Offered: Every year, Summer

JRN 563. Sports Analytics.3 Credits.

Deciphering the volumes of data produced by high school, college and professional sports teams is an essential part of sports reporting. This course introduces students to the ever-growing volumes of statistics across major sports and shows how to transform such data into useful information.

Offered: Every year, Spring

JRN 564. Presenting & Producing Radio Sports.3 Credits.

Radio remains an essential and effective medium for listening to games and for engaging the audience with live talk shows that discuss teams, players, sports and the action of the competition. This course presents students with the principles and practices of radio sports.

Offered: Every year, Fall

JRN 565. Presenting and Producing Television Sports: Remote.3 Credits.

Students in this course write, produce and distribute a 30-minute sports program for broadcast featuring stories that illustrate intriguing and inspiring stories of a Division I college athletic department. Every student engages in shooting, editing, writing, interviewing, presenting and distributing the final product. Additionally, students originate and perform local and national style sports highlight segments along with live in-depth interviews.

Offered: Every year, Spring

JRN 566. Presenting and Producing Television Sports: Studio.3 Credits.

Pre-game, post-game and intermission reports are among the most important aspects of televised sports, as each reveals and promotes the storylines through which games are covered. This course introduces students to the concepts and content behind the production of studio shows.

Offered: Every year, Fall

JRN 570. Crafting the News Feature.3 Credits.

News stories that reveal personality, explain how things work, reveal trends or otherwise represent an in-depth portrait of people, places and things are grouped in a category labeled as the feature story. Students completing this course are expected to pursue fresh and creative approaches to the genre.

Offered: As needed

JRN 572. Researching and Writing the News Documentary.3 Credits.

The complexities of producing the news documentary range from finding the right story to pursue to uncovering the proper visuals to help tell it. This course provides students with the skills to research, write, and produce visual nonfiction, long-form projects rooted in history or current events.

Offered: As needed

JRN 573. Sports Literature.3 Credits.

Sports serve as a critical metaphor for American life in nonfiction works such as "Friday Night Lights," in novels such as "End Zone," in plays such as "Death of a Salesman" and in films such as "Raging Bull." This course examines why sports are prominent in cultural works that attempt to reveal the meaning of America.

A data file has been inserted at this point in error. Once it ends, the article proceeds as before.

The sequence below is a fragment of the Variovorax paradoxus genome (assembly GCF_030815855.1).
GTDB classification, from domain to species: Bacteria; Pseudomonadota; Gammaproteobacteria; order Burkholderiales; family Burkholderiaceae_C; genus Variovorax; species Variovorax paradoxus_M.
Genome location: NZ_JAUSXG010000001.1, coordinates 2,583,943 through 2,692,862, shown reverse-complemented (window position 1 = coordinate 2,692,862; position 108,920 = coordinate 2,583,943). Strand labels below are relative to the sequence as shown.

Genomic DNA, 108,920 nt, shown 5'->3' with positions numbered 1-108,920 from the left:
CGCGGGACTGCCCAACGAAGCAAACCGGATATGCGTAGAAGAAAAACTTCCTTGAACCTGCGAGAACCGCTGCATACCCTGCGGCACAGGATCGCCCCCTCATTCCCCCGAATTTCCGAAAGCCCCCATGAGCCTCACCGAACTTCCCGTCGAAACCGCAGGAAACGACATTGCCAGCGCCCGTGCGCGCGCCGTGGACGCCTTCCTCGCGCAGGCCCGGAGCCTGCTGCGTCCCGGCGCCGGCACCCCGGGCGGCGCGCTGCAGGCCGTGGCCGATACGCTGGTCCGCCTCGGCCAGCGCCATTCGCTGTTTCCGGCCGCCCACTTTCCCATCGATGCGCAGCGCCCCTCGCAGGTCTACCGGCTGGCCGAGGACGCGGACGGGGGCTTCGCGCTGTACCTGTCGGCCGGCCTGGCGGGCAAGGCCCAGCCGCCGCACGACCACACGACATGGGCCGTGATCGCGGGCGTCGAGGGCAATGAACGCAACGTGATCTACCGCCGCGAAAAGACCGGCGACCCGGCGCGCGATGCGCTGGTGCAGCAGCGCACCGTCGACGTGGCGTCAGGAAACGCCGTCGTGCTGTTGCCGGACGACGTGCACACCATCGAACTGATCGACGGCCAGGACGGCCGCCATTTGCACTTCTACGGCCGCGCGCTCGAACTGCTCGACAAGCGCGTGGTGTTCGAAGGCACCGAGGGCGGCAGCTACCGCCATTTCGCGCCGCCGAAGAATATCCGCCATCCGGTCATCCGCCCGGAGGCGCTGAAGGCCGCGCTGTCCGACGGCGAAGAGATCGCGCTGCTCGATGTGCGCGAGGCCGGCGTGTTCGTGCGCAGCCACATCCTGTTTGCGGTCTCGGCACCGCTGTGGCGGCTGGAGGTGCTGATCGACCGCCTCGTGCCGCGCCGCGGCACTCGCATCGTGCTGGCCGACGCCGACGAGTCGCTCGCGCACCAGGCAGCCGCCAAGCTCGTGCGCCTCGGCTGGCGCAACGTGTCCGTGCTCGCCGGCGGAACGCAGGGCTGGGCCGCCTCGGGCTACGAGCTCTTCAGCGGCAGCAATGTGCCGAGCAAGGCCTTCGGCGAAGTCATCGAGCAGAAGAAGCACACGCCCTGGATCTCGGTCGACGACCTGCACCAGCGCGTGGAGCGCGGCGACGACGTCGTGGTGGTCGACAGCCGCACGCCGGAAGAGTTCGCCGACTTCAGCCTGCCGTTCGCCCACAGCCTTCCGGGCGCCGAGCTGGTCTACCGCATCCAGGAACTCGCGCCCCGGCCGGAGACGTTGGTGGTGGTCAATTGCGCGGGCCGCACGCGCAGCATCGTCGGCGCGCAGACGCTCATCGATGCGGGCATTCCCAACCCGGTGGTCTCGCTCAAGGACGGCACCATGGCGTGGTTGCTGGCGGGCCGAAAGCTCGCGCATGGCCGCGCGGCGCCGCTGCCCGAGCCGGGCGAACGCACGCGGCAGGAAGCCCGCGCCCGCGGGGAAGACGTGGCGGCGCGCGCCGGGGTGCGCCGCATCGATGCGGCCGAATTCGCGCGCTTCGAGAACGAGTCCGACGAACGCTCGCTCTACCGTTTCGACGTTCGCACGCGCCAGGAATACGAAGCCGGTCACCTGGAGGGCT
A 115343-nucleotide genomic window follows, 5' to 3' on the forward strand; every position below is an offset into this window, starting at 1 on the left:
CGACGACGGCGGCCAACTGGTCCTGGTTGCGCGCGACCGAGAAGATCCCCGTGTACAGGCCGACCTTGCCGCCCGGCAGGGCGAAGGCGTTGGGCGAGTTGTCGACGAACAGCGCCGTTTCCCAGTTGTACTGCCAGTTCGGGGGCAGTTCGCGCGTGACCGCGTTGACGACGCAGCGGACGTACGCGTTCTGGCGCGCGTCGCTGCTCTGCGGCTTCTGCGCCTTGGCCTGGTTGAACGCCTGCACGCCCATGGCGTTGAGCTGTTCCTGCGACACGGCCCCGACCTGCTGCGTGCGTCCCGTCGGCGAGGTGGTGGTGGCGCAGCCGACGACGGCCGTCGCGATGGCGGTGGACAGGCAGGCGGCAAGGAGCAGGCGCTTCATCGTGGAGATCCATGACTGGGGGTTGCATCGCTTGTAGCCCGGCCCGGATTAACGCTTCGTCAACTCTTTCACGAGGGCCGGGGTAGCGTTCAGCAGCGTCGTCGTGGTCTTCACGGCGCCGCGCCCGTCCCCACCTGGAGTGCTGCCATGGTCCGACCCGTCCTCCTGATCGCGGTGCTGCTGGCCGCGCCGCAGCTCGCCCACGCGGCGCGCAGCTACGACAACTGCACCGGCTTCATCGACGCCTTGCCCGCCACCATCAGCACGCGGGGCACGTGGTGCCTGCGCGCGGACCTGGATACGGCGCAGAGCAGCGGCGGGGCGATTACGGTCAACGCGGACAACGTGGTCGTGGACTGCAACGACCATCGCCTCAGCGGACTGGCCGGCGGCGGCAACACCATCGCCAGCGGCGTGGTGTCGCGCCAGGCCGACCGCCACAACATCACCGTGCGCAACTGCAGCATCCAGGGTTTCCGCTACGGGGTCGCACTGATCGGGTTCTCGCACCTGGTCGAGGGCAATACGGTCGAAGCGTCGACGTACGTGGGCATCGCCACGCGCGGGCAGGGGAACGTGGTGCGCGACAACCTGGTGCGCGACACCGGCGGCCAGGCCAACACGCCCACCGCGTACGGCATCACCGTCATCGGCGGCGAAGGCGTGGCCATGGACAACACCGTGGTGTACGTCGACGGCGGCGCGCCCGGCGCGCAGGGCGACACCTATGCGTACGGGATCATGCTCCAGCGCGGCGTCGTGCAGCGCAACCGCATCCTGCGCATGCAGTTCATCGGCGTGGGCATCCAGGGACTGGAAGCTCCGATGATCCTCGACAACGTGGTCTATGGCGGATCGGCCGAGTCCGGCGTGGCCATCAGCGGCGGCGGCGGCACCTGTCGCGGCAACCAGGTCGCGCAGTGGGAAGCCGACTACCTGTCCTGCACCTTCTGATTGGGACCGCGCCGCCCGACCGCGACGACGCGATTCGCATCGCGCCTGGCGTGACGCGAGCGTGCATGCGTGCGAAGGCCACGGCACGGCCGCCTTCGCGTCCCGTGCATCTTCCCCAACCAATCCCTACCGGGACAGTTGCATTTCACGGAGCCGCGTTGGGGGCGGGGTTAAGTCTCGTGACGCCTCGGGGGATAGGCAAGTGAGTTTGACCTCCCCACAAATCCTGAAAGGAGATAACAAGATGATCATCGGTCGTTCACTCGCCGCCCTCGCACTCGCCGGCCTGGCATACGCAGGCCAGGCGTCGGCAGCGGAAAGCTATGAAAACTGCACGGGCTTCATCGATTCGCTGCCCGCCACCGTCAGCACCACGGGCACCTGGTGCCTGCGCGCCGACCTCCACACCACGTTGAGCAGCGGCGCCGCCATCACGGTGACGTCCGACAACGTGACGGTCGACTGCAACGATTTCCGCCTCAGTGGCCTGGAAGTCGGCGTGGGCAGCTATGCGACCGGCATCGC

Offered: Every year, Fall

JRN 574. Crafting the Sports Feature.3 Credits.

Feature writers capture athletes when they are most noble, frail or otherwise vulnerable or heroic. They also capture the moment when a game means more than that. This course teaches students to apply creative vitality to their ideas and writing on sports outside of game stories.

Offered: As needed

JRN 575. Critical Issues in Journalism.3 Credits.

Reporters confront a widening tableau of subjects that are baffling to the reader unless presented in a clear and concise form. By studying issues in coverage techniques extracted from the daily torrent of news, students sharpen their news judgment, using reason, analysis and writing to critique coverage and become better journalists in the process.

Offered: Every year, Spring

JRN 580. Investigative Reporting.3 Credits.

The purpose of this class is to prepare students to recognize investigative opportunities in all stories and to equip them with the practical skills necessary to succeed in investigative and project reporting, including knowledge of state and federal laws regarding access to governmental information.

Offered: Every year, Spring

JRN 582. American Sports History.3 Credits.

This course examines how sports such as baseball, basketball and football tunneled their way into American consciousness in the 19th and 20th centuries and have sustained the attention of spectators despite the proliferation of other distractions.

Offered: As needed

JRN 588. Researching and Writing the Sports Documentary.3 Credits.

ESPN's "Sports Century" and "30 for 30" series and the NFL Network's "A Football Life" express in cinematic form the totality of the triumph and tragedy of contemporary sports. This course instructs students on how to develop and complete a documentary script.

Offered: As needed

JRN 589. Critical Issues in Sports.3 Credits.

From health concerns to labor conflicts, the workaday world often intrudes on the bubble that protects the mythology of sport. Through reason, analysis and writing, students interact with vital issues that emerge from the seemingly routine day-to-day coverage of games.

Offered: Every year, Spring

JRN 590. Newsroom Clinical (SPS 490).3 Credits.

This course focuses on advanced reporting for multimedia reports, broadcast news, news documentaries and magazine stories. Students produce daily, weekly and long-term stories in their area of expertise for the journalism department's tablet application, among other platforms.

Offered: Every year, Spring

JRN 595. Sports Clinical.3 Credits.

Students completing the sports journalism program must participate in the Sports Clinical. This course focuses on advanced broadcast, multimedia, documentary and long-form reporting and to deepen the experience and training in a given area of specialization in terms of platform and subject matter.

Offered: Every year, Spring

JRN 601. Master's Project.3 Credits.

Students completing the journalism program must complete either a master's project or thesis. The project option requires students to create an original, in-depth print, broadcast or multimedia journalistic piece. The graduate program director and dean must approve the topic.

Offered: Every year, All

JRN 602. Thesis.3 Credits.

Students completing the journalism program must complete either a master's project or thesis. The thesis option requires students to research and write a scholarly paper that explores an aspect of journalism. The journalism chairperson must approve the capstone proposal.

Offered: Every year, All